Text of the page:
While watching an episode of "The Real," a friend of mine wasted no time pointing out how much weight co-host Tamera Mowry-Housley had gained since giving birth to her baby girl, Ariah, just less than three months ago.
"Tamera!" she said in astonishment. "She needs to lose that baby weight."
Coincidentally, just minutes after my friend's shaming of her slight weight gain, Tamera addressed that very topic on the show.
"Many women feel under immense pressure to regain their figure after childbirth, especially if they're in the public eye," Mowry-Housley said during a Girl Chat segment. "I've got to admit I felt pressure to bounce back to my pre-baby shape."
The "Sister, Sister" star goes on to share a story of when she hit the red carpet right after giving birth to her first child, and being met with disparaging comments.
"They said I was lazy and said things like 'it's obvious that the baby weight isn't gone,'" she recalled.
More recently, she said, another online commenter--much like my friend--said that her baby girl had "made her fat."
While it goes without saying that fat shaming women, particularly recent moms, is dead to the wrong, for some reason we live in a critical society where many continue to point out "flaws" based on unrealistic and harmful beauty standards.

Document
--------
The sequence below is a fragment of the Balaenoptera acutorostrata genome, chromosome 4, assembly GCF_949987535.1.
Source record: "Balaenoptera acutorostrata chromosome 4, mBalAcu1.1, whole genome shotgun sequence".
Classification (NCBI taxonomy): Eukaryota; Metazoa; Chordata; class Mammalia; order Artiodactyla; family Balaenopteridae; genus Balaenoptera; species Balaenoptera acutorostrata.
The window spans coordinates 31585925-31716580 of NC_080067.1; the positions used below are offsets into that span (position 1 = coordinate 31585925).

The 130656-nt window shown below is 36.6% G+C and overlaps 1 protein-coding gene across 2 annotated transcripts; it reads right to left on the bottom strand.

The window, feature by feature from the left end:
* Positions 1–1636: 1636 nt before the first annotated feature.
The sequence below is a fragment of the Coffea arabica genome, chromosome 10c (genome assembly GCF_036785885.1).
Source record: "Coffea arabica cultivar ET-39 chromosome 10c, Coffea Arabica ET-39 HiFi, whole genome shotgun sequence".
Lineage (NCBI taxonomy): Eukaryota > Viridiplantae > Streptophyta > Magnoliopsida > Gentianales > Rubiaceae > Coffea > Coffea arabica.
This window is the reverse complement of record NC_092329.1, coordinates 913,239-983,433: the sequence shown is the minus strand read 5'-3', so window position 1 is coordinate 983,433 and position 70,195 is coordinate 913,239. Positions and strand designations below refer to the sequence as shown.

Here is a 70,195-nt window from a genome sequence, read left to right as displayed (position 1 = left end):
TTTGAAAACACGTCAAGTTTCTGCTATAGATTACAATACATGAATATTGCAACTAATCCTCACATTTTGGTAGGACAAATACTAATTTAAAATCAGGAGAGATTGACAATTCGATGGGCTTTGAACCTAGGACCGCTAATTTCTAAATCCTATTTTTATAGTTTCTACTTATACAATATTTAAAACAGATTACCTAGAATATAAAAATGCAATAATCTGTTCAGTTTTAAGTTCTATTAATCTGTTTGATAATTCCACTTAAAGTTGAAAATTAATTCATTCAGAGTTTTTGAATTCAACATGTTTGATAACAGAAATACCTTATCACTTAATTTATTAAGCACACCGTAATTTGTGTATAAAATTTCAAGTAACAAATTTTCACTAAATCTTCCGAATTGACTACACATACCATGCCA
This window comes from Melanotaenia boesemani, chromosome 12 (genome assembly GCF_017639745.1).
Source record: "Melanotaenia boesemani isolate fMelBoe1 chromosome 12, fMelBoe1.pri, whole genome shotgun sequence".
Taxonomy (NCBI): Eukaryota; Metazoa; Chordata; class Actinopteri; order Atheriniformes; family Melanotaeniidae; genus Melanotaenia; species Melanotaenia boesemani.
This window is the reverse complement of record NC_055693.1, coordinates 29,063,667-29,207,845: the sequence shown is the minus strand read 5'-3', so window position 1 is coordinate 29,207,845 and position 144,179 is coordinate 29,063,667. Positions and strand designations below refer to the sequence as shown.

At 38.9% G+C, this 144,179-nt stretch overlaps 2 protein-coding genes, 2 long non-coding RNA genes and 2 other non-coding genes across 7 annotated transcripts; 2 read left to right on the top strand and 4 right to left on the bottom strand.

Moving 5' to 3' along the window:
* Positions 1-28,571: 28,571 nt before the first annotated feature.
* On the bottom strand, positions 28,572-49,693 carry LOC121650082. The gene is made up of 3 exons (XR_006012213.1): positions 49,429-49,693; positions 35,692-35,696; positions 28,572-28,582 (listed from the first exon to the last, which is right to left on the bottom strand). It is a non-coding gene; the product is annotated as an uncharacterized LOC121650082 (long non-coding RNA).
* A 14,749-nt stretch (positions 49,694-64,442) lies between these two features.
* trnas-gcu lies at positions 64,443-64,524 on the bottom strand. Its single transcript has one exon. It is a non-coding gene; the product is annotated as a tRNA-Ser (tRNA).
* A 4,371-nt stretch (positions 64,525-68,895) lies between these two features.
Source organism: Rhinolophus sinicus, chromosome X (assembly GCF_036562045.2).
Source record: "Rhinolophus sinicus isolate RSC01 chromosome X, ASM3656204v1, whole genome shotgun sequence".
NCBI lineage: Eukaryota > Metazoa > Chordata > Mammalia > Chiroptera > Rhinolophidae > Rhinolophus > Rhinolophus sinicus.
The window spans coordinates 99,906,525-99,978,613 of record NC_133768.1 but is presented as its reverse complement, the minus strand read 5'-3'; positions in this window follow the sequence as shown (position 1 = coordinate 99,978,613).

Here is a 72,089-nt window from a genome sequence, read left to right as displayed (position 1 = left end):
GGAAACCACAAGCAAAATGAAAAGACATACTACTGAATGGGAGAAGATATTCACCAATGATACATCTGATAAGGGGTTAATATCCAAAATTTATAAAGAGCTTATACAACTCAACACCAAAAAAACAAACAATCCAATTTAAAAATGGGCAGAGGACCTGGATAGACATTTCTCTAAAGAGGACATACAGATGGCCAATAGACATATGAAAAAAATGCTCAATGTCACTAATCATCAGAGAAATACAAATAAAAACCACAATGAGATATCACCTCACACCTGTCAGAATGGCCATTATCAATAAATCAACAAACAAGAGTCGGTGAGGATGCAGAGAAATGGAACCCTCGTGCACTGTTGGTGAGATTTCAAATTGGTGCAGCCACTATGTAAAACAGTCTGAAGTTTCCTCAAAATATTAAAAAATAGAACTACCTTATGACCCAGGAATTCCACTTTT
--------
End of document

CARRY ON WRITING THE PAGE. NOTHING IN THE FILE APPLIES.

As pointed out by one of the ladies on "The Real," no woman's body is the same after she brings a child into the world. And rightfully so. It's a job like no other that literally (and physically) changes you.
Though the Beyonces and Ciaras of the world make post-baby weight loss look like a magic show, the reality is that no normal mom, with the responsibility of caring for a child and all that it entails, can snap back like a rubberband. It takes dedicated exercise, dieting and time most moms just don't have. And who's to say every mom wants to go back to the way her body looked pre-baby? Maybe she likes her added curves!
Thankfully, Tamera took on the criticism in stride and is embracing her baby weight like a badge of honor.
"The reality ladies is that 90 percent of women actually don't [snap back in two weeks]. It's OK to take your time losing the weight."
(Photo: Jennifer Graylock/Getty Images for BAND-AID and NEOSPORIN)